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ready HGNC Gene Symbols, Gene Names and IDs

Abbreviation: HGNC

General Information
The HGNC approves both a short-form abbreviation known as a gene symbol, and also a longer and more descriptive name. Each symbol is unique and the committee ensures that each gene is only given one approved gene symbol. This allows for clear and unambiguous reference to genes in scientific communications, and facilitates electronic data retrieval from databases and publications.


Countries that developed this resource United Kingdom

Created in 1979

Taxonomic range

How to cite this record HGNC; HGNC Gene Symbols, Gene Names and IDs; DOI:; Last edited: March 2, 2020, 6:59 p.m.; Last accessed: Jan 23 2022 12:35 p.m.

This record is maintained by genenames

Record updated: March 2, 2020, 2:37 p.m. by genenames.

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International system for human gene nomenclature (1979) ISGN (1979).

Shows TB,Alper CA,Bootsma D,Dorf M,Douglas T,Huisman T,Kit S,Klinger HP,Kozak C,Lalley PA,Lindsley D,McAlpine PJ,McDougall JK,Meera Khan P,Meisler M,Morton NE,Opitz JM,Partridge CW,Payne R,Roderick TH,Rubinstein P,Ruddle FH,Shaw M,Spranger JW,Weiss K
Cytogenet Cell Genet 1979

View Paper (PubMed) View Publication the HGNC and VGNC resources in 2019.

Braschi B,Denny P,Gray K,Jones T,Seal R,Tweedie S,Yates B,Bruford E
Nucleic Acids Res 2018

View Paper (PubMed) View Publication

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Related Databases (11)
HUGO Gene Nomenclature Committee
The HUGO Gene Nomenclature Committee (HGNC) is responsible for approving unique symbols, names and IDs for human loci, including protein coding genes, ncRNA genes and pseudogenes, to allow unambiguous scientific communication. The HGNC database is the resource for approved human gene nomenclature and is accessed via the website The website displays a page for every named gene and includes curated nomenclature information (including approved, previous and alias gene names and symbols). The website also displays manually curated gene group pages, the HCOP orthology tool and multi-symbol checker, and links to many other resources.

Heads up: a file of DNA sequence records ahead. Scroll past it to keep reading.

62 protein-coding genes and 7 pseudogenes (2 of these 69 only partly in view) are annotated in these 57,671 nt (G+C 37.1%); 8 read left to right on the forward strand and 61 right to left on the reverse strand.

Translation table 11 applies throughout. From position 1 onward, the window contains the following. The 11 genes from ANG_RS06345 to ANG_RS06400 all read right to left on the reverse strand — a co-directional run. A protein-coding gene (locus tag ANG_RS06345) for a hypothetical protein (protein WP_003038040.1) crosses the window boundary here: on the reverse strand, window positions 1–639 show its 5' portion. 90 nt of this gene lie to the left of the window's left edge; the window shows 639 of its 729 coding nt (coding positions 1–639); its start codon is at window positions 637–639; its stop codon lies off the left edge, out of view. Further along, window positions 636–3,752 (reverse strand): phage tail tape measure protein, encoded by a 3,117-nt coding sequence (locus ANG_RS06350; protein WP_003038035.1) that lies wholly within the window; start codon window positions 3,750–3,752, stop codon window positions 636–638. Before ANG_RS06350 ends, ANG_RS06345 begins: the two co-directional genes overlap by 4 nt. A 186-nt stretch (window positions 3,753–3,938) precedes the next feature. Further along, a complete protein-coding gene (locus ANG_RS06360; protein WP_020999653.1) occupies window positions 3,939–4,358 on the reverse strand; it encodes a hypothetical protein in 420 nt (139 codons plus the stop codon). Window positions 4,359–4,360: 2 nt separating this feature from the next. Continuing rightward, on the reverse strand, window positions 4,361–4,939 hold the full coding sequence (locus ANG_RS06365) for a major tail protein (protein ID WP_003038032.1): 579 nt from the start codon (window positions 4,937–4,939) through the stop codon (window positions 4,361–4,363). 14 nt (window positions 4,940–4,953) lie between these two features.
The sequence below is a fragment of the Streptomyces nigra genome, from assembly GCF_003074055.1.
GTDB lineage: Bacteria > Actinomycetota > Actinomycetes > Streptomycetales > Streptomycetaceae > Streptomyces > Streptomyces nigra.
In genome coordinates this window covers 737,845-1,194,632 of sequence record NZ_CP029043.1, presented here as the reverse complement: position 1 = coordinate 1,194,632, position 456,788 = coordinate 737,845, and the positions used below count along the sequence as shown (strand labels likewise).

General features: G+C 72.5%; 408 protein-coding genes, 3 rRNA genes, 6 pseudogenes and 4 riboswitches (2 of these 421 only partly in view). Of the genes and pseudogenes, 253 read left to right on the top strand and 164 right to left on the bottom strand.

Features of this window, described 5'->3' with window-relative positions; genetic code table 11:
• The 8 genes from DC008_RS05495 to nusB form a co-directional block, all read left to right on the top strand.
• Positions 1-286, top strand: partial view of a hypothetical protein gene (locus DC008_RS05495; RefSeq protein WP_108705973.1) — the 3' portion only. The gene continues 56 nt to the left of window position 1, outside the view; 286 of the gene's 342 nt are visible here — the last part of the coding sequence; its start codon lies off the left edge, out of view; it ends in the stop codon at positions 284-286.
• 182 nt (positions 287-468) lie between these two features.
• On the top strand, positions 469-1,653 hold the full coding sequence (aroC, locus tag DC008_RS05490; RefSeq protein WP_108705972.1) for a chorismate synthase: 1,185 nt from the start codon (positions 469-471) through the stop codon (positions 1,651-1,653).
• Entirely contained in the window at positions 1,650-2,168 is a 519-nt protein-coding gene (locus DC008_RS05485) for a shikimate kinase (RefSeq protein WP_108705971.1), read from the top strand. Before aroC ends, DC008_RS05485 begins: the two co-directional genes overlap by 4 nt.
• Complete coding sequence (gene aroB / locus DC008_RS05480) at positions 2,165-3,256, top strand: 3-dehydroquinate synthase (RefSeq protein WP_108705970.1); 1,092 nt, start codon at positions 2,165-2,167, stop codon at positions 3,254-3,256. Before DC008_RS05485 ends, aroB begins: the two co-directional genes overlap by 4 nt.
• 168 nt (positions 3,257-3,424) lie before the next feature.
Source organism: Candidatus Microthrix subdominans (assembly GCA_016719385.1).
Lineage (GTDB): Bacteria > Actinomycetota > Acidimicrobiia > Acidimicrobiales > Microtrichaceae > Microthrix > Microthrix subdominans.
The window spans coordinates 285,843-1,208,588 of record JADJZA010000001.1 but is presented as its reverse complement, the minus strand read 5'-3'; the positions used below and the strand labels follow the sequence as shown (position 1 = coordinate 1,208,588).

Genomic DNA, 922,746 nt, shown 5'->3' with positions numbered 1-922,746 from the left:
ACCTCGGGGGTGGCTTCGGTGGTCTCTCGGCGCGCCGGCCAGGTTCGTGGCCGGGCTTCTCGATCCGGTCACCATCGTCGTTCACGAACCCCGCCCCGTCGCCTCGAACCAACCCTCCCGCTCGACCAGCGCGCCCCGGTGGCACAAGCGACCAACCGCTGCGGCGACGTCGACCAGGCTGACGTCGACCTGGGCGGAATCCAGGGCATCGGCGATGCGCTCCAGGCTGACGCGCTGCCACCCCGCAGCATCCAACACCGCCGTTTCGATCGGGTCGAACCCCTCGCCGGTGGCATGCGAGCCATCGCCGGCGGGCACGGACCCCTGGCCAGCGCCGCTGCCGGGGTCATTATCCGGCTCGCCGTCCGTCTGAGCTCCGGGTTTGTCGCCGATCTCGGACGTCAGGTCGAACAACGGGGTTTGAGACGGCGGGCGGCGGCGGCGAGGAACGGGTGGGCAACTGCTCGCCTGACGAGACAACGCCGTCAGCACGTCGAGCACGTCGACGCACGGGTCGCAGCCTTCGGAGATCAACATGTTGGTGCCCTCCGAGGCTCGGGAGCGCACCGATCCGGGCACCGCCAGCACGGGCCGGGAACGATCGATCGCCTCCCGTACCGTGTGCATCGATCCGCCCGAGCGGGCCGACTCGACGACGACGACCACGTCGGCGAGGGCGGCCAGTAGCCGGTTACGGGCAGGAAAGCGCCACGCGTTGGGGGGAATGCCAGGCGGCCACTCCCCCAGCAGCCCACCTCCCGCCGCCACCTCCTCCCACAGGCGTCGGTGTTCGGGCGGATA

Orphanet is the reference resource for information on rare diseases and orphan drugs for all publics. Its aim is to contribute to the improvement of the diagnosis, care and treatment of patients with rare diseases. Orphanet maintains the Orphanet nomenclature, essential for interoperability, and the Orphanet Rare Disease Ontology (ORDO).

European Variation Archive
The European Variation Archive is an open-access archive that accepts submission of, and provides access to, all types of genetic variation data from all species. All users are able to download any dataset, or query our study catalogue via our variation table. Access to EVA data is also provided by RESTful web services for a variety of applications, such as annotation pipelines.

ClinVar is a freely accessible, public archive of reports of the relationships among human variations and phenotypes, with supporting evidence. ClinVar thus facilitates access to and communication about the relationships asserted between human variation and observed health status, and the history of that interpretation. ClinVar processes submissions reporting variants found in patient samples, assertions made regarding their clinical significance, information about the submitter, and other supporting data. The alleles described in submissions are mapped to reference sequences, and reported according to the HGVS standard. ClinVar then presents the data for interactive users as well as those wishing to use ClinVar in daily workflows and other local applications. ClinVar works in collaboration with interested organizations to meet the needs of the medical genetics community as efficiently and effectively as possible.

ENCODE Project